After buying several devices, I was under impression that Audiomoth is a high-end offline recorder. Looks like I was wrong, and there is much more functionality in this tiny box. According to this article https://news.mongabay.com/wildtech/2018/01/audiomoth-device-aims-to-deliver-low-cost-power-efficient-monitoring-of-remote-landscapes/ "The AudioMoth can be programmed to monitor wildlife populations by recording the calls of specific target species while at the same time serving as an alert system when the sounds of human exploitation, such as the blast of a shotgun or the roar of a chainsaw, are detected"
This is really amazing, but I can't find in documentation or in forums how this functionality can be enabled. Where should I look?
Further down the article says - "some low-level knowledge of the programming language C “is required to achieve full use of AudioMoth’s flexibility and produce new detection algorithm implementations". I'm OK with C, if there are APIs and libraries - that would be great. I really like the device, but am looking for real time processing and alerting in addition to offline recording.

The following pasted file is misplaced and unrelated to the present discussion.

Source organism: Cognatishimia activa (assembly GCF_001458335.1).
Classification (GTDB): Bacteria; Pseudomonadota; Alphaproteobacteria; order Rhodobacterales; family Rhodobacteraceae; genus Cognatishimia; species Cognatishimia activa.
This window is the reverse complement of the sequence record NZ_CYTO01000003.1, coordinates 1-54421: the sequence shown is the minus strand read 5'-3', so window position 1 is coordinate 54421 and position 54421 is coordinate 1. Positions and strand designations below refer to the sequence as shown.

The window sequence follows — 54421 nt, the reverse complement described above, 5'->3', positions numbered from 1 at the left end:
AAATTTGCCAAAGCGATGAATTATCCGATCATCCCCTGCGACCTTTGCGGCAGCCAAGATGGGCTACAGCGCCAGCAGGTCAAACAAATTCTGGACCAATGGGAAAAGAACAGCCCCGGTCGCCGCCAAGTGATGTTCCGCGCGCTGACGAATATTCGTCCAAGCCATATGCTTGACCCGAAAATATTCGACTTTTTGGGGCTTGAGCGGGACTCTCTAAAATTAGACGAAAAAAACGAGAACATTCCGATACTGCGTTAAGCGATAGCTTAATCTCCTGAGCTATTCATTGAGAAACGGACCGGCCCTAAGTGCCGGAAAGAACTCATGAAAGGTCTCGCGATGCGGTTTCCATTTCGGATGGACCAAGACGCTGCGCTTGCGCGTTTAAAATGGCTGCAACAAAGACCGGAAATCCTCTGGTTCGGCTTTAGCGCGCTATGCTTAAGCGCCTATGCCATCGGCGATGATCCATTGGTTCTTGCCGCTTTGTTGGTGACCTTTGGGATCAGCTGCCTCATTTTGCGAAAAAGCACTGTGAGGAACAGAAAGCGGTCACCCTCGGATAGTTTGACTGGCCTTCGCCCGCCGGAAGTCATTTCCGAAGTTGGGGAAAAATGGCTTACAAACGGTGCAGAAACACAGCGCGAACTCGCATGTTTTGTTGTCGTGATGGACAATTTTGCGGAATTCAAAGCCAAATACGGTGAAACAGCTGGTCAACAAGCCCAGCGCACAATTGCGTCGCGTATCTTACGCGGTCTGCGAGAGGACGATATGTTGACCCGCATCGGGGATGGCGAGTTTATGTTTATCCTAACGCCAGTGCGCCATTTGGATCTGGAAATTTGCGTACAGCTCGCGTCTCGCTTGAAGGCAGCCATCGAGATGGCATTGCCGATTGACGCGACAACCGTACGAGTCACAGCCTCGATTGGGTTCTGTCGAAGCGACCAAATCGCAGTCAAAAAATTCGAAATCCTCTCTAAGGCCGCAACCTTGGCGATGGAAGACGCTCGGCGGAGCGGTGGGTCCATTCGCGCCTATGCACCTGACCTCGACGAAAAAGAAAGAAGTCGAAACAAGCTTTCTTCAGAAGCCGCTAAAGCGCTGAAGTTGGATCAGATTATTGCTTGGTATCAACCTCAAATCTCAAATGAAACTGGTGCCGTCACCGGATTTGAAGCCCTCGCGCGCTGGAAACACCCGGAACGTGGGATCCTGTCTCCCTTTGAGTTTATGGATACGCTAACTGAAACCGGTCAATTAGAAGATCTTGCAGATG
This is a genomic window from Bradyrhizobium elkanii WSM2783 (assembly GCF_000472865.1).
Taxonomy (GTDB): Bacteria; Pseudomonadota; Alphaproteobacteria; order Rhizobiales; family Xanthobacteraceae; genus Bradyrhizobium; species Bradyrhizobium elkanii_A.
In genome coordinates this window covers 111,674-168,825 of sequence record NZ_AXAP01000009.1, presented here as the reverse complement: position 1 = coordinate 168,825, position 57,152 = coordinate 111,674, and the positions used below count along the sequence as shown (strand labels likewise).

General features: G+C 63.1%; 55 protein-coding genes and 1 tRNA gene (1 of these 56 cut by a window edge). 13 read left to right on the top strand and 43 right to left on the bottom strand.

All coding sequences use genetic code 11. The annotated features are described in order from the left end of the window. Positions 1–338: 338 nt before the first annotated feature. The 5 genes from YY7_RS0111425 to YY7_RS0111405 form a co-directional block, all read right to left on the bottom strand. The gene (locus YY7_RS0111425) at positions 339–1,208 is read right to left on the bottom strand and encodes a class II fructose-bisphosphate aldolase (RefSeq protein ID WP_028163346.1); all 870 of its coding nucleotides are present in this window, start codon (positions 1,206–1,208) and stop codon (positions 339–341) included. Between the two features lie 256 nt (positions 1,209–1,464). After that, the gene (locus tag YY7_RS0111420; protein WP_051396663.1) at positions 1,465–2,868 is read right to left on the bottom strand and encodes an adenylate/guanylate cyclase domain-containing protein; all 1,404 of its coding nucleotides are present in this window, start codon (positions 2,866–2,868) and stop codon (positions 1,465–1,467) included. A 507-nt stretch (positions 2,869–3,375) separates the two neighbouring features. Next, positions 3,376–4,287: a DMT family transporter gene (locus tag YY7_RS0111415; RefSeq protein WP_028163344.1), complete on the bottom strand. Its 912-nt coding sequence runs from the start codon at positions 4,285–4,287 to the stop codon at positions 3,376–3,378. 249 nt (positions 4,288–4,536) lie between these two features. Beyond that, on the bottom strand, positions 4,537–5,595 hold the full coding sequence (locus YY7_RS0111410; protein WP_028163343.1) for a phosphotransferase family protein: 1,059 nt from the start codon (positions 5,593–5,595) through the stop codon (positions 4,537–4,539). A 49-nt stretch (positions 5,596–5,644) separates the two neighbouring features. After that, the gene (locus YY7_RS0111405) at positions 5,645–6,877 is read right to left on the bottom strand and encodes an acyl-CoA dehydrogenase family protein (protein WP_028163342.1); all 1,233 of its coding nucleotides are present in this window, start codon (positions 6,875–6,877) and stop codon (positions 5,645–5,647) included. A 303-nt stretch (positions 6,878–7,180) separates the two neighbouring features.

Reading the above article, I'm really interested in the "event logging” capabilities of the Audiomoth, for the monitoring of bat species. The issue that I have at present is that the higher sample rate required to record sound in the 18 - 115 khz range, means that although batteries last for weeks, the memory card fills up over two nights because of continuous recording. What I would be interested in is a monitoring mode, with recording triggered by audio above say 15khz. Is this something that anyone is working on? My programming knowledge is very limited, but if there are any projects out there that would give a way forward for developing this type of capability or any resources to get me started I would be really interested?
Many thanks, Tim
This is great. Do you have any timeline when you think this functionality will be externally available?
Yes, AudioMoth can be programmed to trigger recordings. In our recent paper we developed two algorithms for the device. One for gunshot detection and one for cicada detection. These are currently being improved and restructured to work on the current AudioMoth hardware release, therefore the code is not ready for release as of yet.
Alerting is the future direction of the device, you can attach external modules to AudioMoth using the PMOD header next the the LEDs, this allows access to 4 GPIO pins. We are trialling LoRa modules at the moment, which can be used to send real-time alerts.
We will send an email to all subscribers when the algorithm, libraries and PMOD API are released.